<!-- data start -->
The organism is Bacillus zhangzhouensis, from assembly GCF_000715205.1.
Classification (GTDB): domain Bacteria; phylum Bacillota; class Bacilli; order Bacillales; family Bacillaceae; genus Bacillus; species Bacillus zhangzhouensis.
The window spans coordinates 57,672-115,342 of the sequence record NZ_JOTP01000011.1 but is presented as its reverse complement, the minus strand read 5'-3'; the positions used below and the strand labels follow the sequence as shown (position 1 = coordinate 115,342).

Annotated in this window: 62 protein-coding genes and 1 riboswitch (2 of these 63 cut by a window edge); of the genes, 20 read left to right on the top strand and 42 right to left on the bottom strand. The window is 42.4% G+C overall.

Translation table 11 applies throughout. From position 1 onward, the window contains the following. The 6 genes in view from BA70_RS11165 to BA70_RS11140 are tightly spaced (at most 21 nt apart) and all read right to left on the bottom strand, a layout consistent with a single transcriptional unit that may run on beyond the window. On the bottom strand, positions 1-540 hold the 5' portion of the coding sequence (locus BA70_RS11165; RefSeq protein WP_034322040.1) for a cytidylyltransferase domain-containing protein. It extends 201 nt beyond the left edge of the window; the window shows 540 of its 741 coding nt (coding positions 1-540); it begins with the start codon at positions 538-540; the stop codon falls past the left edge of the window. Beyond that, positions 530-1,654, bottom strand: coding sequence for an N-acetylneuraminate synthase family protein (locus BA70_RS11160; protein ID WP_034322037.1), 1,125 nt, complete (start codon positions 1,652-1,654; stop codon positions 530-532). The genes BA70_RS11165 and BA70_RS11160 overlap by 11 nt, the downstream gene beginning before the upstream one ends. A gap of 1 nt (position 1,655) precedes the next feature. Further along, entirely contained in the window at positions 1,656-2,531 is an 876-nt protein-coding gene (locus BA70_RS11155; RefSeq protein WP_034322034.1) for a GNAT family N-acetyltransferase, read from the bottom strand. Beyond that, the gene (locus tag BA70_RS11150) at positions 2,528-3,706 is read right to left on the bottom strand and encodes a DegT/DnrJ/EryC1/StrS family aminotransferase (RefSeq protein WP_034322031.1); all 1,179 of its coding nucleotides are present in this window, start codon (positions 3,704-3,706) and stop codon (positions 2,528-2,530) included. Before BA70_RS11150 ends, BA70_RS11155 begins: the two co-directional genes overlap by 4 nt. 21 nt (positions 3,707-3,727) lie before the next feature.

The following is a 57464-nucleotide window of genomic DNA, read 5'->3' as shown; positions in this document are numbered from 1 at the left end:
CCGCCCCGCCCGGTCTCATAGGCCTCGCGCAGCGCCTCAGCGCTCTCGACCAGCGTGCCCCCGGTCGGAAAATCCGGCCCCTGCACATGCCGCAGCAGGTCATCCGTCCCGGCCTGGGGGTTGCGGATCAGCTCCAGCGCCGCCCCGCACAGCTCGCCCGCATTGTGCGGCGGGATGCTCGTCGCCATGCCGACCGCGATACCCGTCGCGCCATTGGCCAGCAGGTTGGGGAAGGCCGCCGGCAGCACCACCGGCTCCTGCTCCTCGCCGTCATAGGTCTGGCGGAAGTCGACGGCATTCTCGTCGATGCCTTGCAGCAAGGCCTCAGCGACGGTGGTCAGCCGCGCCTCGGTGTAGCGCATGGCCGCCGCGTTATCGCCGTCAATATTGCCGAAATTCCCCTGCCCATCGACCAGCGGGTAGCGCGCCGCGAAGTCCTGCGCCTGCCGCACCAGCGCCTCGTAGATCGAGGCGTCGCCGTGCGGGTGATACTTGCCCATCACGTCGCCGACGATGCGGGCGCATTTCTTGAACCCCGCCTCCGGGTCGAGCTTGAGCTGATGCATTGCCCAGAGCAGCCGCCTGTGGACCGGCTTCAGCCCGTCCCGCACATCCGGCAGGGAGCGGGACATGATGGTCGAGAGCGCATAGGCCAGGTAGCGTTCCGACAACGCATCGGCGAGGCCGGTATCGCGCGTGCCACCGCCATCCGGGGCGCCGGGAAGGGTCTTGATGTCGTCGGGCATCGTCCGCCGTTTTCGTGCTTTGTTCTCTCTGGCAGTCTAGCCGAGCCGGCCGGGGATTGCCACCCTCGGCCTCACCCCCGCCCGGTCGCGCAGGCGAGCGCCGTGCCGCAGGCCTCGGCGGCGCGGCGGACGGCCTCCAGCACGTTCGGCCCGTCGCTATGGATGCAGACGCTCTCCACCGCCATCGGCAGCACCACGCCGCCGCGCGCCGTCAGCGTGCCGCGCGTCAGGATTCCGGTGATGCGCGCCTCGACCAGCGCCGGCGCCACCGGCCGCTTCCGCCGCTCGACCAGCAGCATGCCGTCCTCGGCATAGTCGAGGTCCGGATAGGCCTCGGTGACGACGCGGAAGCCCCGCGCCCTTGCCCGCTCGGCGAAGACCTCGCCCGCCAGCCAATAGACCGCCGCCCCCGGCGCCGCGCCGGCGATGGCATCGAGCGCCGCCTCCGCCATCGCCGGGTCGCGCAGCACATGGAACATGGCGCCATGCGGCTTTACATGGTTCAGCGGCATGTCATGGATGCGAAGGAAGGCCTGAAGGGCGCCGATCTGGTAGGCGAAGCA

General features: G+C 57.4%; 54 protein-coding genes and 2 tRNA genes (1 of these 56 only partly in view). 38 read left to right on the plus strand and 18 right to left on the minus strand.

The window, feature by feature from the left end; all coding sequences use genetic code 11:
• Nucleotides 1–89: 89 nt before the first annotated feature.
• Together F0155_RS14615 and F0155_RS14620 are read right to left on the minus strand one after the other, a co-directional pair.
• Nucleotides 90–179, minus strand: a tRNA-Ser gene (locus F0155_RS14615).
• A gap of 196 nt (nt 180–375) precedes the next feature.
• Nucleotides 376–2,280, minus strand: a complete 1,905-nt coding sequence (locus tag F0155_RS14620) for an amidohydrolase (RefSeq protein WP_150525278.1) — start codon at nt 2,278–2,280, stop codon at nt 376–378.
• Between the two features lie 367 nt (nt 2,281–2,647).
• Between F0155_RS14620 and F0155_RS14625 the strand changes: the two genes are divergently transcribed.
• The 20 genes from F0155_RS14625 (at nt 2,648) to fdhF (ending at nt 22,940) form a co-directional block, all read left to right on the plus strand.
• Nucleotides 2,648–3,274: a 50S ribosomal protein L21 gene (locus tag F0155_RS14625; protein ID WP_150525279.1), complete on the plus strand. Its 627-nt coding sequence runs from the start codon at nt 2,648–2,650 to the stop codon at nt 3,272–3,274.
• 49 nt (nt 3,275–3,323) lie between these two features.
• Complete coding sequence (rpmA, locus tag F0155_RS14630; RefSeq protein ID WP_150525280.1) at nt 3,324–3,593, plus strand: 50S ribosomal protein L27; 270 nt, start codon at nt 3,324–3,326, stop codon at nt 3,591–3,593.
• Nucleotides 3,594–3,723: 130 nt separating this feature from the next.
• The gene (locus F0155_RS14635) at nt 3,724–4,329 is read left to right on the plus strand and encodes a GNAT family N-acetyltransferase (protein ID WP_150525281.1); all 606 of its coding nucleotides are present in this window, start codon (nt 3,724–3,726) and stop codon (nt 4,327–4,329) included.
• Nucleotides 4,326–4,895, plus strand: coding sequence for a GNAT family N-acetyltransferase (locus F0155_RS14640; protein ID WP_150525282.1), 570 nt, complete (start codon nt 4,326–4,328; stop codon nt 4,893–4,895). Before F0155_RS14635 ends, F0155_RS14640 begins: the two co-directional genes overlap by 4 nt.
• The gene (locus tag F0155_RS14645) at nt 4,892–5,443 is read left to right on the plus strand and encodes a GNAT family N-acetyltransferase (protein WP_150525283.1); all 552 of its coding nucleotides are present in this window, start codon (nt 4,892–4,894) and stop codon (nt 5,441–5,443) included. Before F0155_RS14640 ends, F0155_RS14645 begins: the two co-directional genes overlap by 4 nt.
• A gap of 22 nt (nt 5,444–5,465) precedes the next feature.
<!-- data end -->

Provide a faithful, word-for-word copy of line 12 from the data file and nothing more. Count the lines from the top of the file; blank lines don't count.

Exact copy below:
• Nucleotides 90–179, minus strand: a tRNA-Ser gene (locus F0155_RS14615).